Artist: Joshua Breakstone: The Cello Quartet
Label: Capri Records Ltd.
Release Date: October 21, 2016
Guitarist Joshua Breakstone and his cello quartet (featuring bassist Lisle Atkinson, cellist Mike Richmond, and drummer Andy Watson) pay tribute to pianists on the group’s latest release, 88. In the liner notes to the record, Breakstone notes that, as a guitarist, he has always considered pianists “family,” because both instruments share the duties of being both accompanists and soloists.
While there isn’t really anything new here for fans of small combos or jazz guitar, Breakstone and his trio do what they do best: delivering compelling small-combo jazz, using a set of great tunes as vehicles for their improvisations. This approach leads to a set of halfway familiar tunes, such as a Latin rendering “Lolita” (from the Kubrick film of the same name), Tad Dameron’s “If You Could See Me Now,” and the lesser-known standard “Soul Eyes,” composed by Mal Waldron. The playing on this record is stellar, from Richmond’s fiery cello solo on “v to the band’s sturdy navigation of the potentially slippery Lennie Tristano tune “Lennie’s Pennies.” The only original on the album, Breakstone’s “88,” seems familiar as well, straight in the post-bop style pioneered by many of the musicians who Breakstone and company pay tribute to on this record.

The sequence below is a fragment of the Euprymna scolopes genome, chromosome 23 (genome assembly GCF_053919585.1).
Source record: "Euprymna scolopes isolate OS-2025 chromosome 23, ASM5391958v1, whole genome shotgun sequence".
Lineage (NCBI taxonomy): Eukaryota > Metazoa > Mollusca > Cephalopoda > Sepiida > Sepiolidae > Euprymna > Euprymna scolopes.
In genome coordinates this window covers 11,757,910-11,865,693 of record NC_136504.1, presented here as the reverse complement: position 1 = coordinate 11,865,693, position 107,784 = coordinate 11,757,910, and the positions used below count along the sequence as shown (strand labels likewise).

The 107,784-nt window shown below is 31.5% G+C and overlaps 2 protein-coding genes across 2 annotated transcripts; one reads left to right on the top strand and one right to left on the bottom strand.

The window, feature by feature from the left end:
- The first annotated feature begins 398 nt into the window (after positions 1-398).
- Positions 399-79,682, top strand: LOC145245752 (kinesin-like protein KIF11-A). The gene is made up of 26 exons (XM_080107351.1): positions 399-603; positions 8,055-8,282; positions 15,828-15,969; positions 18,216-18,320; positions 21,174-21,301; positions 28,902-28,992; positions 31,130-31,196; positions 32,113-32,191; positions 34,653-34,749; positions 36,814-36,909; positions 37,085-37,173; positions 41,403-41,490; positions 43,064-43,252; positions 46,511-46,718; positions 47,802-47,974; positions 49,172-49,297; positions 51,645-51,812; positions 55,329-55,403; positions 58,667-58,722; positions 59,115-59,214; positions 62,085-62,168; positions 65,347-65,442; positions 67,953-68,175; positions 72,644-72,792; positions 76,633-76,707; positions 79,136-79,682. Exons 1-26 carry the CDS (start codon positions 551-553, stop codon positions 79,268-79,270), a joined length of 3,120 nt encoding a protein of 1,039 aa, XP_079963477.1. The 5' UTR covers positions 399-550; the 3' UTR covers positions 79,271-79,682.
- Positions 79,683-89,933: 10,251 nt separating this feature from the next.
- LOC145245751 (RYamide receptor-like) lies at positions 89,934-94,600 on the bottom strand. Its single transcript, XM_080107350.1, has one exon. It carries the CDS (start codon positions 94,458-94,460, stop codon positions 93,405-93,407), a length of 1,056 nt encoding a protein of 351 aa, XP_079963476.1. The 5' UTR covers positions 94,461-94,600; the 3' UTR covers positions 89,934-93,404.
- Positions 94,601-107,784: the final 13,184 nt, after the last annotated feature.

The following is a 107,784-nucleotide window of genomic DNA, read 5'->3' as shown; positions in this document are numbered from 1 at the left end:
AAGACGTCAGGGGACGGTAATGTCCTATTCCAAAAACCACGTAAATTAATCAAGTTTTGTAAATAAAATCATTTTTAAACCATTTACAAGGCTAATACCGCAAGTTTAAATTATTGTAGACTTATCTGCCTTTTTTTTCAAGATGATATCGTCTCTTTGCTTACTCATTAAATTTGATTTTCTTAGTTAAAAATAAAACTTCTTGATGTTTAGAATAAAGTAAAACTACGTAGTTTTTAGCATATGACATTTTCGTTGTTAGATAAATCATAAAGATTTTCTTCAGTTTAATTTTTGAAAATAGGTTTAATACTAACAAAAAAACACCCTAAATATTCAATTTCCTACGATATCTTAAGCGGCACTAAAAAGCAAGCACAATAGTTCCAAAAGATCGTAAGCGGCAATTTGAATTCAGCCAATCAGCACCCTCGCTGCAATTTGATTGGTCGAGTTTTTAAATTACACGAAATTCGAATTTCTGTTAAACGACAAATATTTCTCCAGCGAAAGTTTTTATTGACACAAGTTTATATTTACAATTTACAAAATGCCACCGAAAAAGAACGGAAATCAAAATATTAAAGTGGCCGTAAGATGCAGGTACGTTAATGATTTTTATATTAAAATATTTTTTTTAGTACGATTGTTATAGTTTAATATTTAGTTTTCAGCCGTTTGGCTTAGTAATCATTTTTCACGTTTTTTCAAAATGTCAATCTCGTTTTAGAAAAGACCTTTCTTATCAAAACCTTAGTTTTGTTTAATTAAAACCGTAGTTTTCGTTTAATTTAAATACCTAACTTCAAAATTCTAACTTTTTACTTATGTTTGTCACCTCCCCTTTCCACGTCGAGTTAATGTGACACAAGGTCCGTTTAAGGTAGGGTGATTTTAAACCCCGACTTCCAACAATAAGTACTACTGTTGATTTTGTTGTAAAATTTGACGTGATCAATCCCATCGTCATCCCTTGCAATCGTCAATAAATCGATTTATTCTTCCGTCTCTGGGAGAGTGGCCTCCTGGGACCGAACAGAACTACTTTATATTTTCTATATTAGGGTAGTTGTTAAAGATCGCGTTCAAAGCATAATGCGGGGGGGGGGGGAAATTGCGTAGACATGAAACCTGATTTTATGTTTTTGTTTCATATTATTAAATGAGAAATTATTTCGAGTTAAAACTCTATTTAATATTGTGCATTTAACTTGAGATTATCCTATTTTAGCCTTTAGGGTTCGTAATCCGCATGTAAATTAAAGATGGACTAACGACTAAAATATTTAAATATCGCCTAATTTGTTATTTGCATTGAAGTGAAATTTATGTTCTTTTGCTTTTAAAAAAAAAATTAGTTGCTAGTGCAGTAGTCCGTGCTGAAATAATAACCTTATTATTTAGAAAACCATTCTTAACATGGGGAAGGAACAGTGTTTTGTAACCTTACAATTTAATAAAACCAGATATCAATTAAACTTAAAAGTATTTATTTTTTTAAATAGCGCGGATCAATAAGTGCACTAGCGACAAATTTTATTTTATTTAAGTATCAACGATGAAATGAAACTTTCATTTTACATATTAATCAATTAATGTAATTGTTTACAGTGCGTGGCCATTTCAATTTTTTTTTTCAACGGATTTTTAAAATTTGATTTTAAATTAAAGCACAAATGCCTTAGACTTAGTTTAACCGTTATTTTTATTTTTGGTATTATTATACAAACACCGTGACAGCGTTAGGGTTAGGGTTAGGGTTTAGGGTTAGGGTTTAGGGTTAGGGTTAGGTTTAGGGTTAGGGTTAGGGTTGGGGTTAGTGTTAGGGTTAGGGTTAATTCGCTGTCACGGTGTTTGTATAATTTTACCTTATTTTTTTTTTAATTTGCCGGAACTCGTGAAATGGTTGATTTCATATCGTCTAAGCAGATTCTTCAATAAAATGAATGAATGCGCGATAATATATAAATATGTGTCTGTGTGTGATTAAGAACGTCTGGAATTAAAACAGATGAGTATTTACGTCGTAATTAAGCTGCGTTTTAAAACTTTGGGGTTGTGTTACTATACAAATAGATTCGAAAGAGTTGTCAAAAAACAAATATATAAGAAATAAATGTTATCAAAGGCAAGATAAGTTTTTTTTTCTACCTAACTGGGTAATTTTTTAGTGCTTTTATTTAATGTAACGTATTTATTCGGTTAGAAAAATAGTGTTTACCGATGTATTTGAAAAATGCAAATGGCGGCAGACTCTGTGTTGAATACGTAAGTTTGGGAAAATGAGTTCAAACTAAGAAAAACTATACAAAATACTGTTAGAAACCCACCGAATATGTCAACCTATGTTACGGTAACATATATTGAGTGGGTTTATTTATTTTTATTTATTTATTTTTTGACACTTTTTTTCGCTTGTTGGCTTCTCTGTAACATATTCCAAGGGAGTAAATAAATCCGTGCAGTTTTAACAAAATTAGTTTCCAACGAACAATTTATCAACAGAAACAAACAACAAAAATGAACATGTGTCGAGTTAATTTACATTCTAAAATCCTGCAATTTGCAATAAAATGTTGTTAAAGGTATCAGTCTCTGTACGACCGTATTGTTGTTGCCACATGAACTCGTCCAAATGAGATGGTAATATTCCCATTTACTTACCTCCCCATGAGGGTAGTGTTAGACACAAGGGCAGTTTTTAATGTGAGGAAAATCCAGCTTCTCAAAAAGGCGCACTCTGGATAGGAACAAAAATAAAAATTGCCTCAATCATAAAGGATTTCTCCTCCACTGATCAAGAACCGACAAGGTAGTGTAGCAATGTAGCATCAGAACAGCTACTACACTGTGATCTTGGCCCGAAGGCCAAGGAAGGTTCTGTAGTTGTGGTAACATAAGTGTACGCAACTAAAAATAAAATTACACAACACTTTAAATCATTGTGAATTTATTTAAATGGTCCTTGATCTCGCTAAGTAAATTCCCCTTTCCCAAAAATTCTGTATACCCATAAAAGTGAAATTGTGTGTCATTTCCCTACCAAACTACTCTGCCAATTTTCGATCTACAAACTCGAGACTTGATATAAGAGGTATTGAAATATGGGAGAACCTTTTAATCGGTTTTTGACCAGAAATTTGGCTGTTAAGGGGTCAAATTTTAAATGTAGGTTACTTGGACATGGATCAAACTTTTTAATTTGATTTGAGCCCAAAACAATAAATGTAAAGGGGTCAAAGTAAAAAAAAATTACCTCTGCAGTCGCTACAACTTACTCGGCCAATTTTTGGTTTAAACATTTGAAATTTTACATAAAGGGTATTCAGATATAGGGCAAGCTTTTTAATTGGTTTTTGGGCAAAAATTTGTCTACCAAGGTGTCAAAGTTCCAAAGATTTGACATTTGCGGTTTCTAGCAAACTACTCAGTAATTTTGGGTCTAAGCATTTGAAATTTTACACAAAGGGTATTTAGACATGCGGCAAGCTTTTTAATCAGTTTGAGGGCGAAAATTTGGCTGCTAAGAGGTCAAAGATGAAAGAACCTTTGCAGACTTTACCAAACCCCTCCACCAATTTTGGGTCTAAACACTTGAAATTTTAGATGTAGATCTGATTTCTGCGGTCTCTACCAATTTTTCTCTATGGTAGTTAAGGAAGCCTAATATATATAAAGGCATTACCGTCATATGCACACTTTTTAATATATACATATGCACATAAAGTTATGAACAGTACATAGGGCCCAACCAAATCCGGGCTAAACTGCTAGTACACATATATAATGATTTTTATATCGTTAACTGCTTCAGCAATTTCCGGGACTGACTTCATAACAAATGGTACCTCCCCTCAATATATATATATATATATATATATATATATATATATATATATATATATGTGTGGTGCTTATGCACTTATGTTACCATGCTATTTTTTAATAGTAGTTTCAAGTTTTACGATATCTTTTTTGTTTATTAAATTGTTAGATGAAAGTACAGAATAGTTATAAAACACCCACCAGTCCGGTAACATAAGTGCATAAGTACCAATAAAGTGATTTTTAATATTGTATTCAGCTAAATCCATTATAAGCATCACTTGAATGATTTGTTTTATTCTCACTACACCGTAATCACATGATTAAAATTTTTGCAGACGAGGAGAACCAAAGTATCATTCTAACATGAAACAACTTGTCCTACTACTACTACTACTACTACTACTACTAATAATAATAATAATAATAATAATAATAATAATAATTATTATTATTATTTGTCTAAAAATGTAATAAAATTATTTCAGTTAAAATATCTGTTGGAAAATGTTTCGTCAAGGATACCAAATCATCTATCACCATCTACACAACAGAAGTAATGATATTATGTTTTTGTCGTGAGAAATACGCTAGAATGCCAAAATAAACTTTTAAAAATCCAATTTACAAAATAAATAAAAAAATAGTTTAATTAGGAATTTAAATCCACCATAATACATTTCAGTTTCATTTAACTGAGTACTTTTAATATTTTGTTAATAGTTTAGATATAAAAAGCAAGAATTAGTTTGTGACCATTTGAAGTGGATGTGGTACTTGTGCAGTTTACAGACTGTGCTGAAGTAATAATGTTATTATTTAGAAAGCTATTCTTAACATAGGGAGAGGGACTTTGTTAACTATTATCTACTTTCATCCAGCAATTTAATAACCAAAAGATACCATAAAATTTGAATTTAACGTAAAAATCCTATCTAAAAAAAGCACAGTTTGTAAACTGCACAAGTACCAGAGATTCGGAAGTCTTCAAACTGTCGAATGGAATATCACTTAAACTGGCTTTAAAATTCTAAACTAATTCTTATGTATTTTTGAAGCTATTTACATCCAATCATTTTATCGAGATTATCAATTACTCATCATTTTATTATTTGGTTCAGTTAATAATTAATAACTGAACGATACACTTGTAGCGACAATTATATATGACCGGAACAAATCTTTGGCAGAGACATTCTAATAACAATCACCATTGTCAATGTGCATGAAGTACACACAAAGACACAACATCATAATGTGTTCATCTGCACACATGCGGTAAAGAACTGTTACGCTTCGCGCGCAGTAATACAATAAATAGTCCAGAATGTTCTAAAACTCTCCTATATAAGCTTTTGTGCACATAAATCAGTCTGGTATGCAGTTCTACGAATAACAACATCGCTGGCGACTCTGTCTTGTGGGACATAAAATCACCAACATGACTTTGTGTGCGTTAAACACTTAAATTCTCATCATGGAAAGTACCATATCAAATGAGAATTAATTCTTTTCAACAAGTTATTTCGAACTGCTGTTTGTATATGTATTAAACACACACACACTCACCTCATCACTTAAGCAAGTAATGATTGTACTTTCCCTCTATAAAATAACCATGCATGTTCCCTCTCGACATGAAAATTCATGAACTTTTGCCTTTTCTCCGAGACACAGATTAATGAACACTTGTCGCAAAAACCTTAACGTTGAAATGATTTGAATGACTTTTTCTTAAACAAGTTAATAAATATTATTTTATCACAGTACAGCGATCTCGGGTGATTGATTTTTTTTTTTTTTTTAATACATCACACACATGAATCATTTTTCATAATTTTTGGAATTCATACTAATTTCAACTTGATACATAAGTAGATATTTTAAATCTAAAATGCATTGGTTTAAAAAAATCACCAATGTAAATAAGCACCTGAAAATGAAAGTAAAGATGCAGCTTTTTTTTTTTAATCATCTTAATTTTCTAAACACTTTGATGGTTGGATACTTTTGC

Overall, there isn’t anything groundbreaking here, but Breakstone’s quartet plays compelling tunes with aplomb. This is certainly worth a few listens, and for jazz cellists, guitarists and pianists, some serious study.
Reviewed by Matthew Alley